You can’t achieve cultural nuances and spot-on copy by copying and pasting from Google Translate. It’s just not going to happen. If you integrate a translator into your site, you’ll end up with similar limitations. Introducing new languages is supposed to make the experience as engaging, interesting and on-brand as it is in English.
Owners of independent fashion brands, before launching online globally, coordinate with copywriters for every language you plan to feature. Note: You may want to begin with just 2-3 languages in the beginning. Come up with a smart system for how the copy will be translated. This allows the copywriters to communicate more effectively to determine which language and emotions work across cultures and which ones need country/regional-specific tailoring.
We came up with a similar system for our Chyangra Pashmina project for the United Nations. The social media portion was in English and Japanese. We coordinated between our English and Japanese copywriters for cultural nuances, content blocks and spacing needs for the captions of the various platforms (they differed substantially in this case) and even time zones for their project timelines.
Some independent fashion brands produce microsites. These are specially merchandised sites with bespoke photography and copy for specific audiences.
Sustainable shoe company, Allbirds, is a great example recently referenced by Glossy. They introduced a UK microsite since their main site is still tailored towards Silicon Valley consumers. The microsite hones in on sustainability, with a campaign on the sheep farms where they source their wool.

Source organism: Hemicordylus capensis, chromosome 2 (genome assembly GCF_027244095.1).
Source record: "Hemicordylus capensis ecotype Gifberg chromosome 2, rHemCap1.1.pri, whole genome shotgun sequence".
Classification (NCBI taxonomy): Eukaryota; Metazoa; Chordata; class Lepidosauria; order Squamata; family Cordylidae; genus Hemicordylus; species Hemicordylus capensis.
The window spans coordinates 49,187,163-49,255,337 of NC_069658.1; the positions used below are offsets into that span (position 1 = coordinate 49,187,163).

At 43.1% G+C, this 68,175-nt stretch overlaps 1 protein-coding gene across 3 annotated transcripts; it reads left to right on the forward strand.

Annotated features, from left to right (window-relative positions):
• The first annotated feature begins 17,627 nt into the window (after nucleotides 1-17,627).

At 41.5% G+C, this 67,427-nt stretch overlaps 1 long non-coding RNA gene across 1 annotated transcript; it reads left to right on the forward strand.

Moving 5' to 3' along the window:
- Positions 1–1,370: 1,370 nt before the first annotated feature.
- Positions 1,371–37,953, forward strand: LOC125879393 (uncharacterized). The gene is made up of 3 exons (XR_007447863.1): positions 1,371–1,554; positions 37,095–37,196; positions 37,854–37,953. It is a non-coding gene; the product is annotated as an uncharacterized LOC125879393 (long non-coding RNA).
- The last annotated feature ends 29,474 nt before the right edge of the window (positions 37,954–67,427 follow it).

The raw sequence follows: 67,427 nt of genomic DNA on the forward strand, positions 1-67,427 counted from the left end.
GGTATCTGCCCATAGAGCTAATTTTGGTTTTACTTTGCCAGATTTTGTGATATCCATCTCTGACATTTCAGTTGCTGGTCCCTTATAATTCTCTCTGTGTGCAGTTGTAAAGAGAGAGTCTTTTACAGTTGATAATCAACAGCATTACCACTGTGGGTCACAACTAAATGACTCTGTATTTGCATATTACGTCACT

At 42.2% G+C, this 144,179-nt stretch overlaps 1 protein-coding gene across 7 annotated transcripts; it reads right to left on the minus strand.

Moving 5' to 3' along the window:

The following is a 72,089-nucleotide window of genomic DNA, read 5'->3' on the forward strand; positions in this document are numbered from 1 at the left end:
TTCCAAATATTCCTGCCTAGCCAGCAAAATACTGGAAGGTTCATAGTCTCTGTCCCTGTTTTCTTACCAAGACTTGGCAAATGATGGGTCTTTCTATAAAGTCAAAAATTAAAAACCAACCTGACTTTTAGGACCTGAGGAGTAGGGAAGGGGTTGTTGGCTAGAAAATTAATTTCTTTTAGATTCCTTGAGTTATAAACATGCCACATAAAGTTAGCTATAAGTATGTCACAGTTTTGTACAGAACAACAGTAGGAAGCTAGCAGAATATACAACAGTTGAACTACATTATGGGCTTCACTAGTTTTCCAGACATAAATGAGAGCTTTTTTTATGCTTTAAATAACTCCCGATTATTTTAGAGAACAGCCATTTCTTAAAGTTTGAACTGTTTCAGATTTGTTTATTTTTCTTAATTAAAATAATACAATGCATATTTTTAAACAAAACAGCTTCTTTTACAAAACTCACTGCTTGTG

It makes a big difference to take things a step further with fine-tuned messaging.
Localized Distribution Partners
It’s easy to get confused when shopping internationally online. Shoppers can get deterred for many reasons: not understanding your return policy, not knowing who is responsible for customs and duties, very expensive customs and duties- and more.
Consider working with localized distribution partners to close the sale and increase repeat purchases. Your goods would be shipped from centers in their countries, casting customs and duties aside. If that’s not a possibility, look into prepaid customs. It’s easier to decide when all costs are presented from the start. It’s the costly, surprise back-billing that creates the problems.
These options all offer viable ways to boost international sales for independent fashion brands. But you still need a solid strategy to get started. Think about the big picture. Why are you selling internationally? Why these markets? How will your brand resonate with local shoppers? What are your regional-focused pricing, marketing and assortment strategies?
Looking for a little direction or a comprehensive global market strategy? Give us a call. We look forward to crafting solutions for your fashion brand’s unique needs. Call 310-957-5264 or email us at email@example.com.